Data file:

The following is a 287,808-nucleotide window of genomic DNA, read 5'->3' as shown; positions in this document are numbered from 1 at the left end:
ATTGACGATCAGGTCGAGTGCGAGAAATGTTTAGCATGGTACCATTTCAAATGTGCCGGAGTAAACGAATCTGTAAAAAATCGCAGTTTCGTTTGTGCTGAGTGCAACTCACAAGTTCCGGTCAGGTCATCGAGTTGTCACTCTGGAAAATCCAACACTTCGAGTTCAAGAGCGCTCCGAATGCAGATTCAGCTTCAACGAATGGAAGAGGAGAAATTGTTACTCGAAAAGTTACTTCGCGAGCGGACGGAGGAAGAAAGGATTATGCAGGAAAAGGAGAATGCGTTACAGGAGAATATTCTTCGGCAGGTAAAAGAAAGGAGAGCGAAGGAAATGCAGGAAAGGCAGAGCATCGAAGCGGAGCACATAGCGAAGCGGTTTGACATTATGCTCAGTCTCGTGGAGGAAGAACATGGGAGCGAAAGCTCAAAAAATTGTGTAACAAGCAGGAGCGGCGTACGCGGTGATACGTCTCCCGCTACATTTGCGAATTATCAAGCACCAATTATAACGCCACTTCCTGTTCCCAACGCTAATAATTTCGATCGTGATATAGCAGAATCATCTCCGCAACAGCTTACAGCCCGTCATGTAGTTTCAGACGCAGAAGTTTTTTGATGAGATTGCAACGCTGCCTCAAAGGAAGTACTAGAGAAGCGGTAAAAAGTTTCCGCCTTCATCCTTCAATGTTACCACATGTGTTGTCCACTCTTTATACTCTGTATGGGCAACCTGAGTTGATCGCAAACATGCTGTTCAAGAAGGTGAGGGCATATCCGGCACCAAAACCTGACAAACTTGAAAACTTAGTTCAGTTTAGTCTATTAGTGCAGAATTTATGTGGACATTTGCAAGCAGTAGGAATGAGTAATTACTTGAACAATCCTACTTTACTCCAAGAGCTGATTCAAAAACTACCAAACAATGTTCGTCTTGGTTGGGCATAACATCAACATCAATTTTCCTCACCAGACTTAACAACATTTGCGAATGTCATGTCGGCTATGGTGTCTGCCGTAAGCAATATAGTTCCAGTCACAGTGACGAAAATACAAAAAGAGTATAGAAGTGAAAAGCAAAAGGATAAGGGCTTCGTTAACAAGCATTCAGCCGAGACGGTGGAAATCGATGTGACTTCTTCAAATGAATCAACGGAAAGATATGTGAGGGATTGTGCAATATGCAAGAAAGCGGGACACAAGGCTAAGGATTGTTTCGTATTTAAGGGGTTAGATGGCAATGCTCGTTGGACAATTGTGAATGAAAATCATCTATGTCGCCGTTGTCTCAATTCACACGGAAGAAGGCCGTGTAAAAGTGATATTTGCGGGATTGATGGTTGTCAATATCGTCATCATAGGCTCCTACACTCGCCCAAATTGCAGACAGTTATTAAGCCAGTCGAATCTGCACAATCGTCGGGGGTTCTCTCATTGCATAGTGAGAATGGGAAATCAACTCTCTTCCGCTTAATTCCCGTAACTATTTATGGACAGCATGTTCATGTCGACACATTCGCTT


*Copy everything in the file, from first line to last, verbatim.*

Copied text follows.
The following is a 287,808-nucleotide window of genomic DNA, read 5'->3' as shown; positions in this document are numbered from 1 at the left end:
ATTGACGATCAGGTCGAGTGCGAGAAATGTTTAGCATGGTACCATTTCAAATGTGCCGGAGTAAACGAATCTGTAAAAAATCGCAGTTTCGTTTGTGCTGAGTGCAACTCACAAGTTCCGGTCAGGTCATCGAGTTGTCACTCTGGAAAATCCAACACTTCGAGTTCAAGAGCGCTCCGAATGCAGATTCAGCTTCAACGAATGGAAGAGGAGAAATTGTTACTCGAAAAGTTACTTCGCGAGCGGACGGAGGAAGAAAGGATTATGCAGGAAAAGGAGAATGCGTTACAGGAGAATATTCTTCGGCAGGTAAAAGAAAGGAGAGCGAAGGAAATGCAGGAAAGGCAGAGCATCGAAGCGGAGCACATAGCGAAGCGGTTTGACATTATGCTCAGTCTCGTGGAGGAAGAACATGGGAGCGAAAGCTCAAAAAATTGTGTAACAAGCAGGAGCGGCGTACGCGGTGATACGTCTCCCGCTACATTTGCGAATTATCAAGCACCAATTATAACGCCACTTCCTGTTCCCAACGCTAATAATTTCGATCGTGATATAGCAGAATCATCTCCGCAACAGCTTACAGCCCGTCATGTAGTTTCAGACGCAGAAGTTTTTTGATGAGATTGCAACGCTGCCTCAAAGGAAGTACTAGAGAAGCGGTAAAAAGTTTCCGCCTTCATCCTTCAATGTTACCACATGTGTTGTCCACTCTTTATACTCTGTATGGGCAACCTGAGTTGATCGCAAACATGCTGTTCAAGAAGGTGAGGGCATATCCGGCACCAAAACCTGACAAACTTGAAAACTTAGTTCAGTTTAGTCTATTAGTGCAGAATTTATGTGGACATTTGCAAGCAGTAGGAATGAGTAATTACTTGAACAATCCTACTTTACTCCAAGAGCTGATTCAAAAACTACCAAACAATGTTCGTCTTGGTTGGGCATAACATCAACATCAATTTTCCTCACCAGACTTAACAACATTTGCGAATGTCATGTCGGCTATGGTGTCTGCCGTAAGCAATATAGTTCCAGTCACAGTGACGAAAATACAAAAAGAGTATAGAAGTGAAAAGCAAAAGGATAAGGGCTTCGTTAACAAGCATTCAGCCGAGACGGTGGAAATCGATGTGACTTCTTCAAATGAATCAACGGAAAGATATGTGAGGGATTGTGCAATATGCAAGAAAGCGGGACACAAGGCTAAGGATTGTTTCGTATTTAAGGGGTTAGATGGCAATGCTCGTTGGACAATTGTGAATGAAAATCATCTATGTCGCCGTTGTCTCAATTCACACGGAAGAAGGCCGTGTAAAAGTGATATTTGCGGGATTGATGGTTGTCAATATCGTCATCATAGGCTCCTACACTCGCCCAAATTGCAGACAGTTATTAAGCCAGTCGAATCTGCACAATCGTCGGGGGTTCTCTCATTGCATAGTGAGAATGGGAAATCAACTCTCTTCCGCTTAATTCCCGTAACTATTTATGGACAGCATGTTCATGTCGACACATTCGCTT